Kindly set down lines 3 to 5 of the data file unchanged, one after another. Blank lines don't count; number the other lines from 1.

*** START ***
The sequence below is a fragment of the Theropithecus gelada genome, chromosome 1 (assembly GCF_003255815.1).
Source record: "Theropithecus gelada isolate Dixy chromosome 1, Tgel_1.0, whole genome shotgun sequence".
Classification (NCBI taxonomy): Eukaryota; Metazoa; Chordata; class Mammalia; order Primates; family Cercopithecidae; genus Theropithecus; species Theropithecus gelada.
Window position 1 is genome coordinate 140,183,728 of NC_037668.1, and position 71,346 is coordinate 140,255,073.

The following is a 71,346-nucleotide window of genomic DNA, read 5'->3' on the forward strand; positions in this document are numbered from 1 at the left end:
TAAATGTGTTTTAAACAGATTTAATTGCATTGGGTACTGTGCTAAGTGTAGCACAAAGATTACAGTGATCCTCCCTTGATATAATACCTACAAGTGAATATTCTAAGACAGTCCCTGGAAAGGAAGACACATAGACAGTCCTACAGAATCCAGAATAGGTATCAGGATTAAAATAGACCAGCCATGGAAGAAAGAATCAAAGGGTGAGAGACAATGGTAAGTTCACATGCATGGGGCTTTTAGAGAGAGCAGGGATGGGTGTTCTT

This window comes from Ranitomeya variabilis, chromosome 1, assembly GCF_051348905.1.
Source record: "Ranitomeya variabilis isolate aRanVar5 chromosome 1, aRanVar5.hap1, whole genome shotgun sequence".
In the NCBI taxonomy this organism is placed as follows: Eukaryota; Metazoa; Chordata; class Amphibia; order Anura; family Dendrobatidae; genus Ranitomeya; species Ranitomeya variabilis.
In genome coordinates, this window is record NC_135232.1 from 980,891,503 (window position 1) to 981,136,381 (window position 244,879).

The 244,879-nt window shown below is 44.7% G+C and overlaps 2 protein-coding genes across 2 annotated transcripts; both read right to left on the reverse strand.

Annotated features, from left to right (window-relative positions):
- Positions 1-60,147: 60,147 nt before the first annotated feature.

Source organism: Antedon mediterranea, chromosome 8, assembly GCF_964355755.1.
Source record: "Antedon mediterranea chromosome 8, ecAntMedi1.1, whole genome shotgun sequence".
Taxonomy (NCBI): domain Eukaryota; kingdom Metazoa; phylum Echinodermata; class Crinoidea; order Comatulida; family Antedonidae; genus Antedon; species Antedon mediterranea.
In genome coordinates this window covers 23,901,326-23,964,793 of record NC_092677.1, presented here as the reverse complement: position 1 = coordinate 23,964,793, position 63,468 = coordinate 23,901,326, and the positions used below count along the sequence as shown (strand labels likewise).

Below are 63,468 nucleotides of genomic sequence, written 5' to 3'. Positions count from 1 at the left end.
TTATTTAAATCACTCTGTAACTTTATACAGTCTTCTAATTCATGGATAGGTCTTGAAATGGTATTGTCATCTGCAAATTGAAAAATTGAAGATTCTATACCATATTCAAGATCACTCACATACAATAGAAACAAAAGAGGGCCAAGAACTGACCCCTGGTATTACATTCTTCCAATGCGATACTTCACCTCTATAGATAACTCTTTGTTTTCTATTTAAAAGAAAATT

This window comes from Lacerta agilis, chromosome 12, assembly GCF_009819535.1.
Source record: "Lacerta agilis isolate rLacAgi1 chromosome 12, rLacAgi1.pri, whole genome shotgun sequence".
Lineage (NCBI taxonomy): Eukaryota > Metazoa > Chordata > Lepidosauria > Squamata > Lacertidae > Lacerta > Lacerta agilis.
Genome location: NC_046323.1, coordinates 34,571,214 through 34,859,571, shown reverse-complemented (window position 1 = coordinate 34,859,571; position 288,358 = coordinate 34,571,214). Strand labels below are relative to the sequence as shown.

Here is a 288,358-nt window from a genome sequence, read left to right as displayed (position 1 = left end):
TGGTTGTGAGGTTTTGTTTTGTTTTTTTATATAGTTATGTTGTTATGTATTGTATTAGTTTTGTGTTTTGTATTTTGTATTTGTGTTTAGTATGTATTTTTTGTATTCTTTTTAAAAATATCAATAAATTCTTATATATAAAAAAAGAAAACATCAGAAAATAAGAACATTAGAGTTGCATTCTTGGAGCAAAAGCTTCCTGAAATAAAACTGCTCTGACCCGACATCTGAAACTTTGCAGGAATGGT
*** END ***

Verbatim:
Classification (NCBI taxonomy): Eukaryota; Metazoa; Chordata; class Mammalia; order Primates; family Cercopithecidae; genus Theropithecus; species Theropithecus gelada.
Window position 1 is genome coordinate 140,183,728 of NC_037668.1, and position 71,346 is coordinate 140,255,073.

The following is a 71,346-nucleotide window of genomic DNA, read 5'->3' on the forward strand; positions in this document are numbered from 1 at the left end: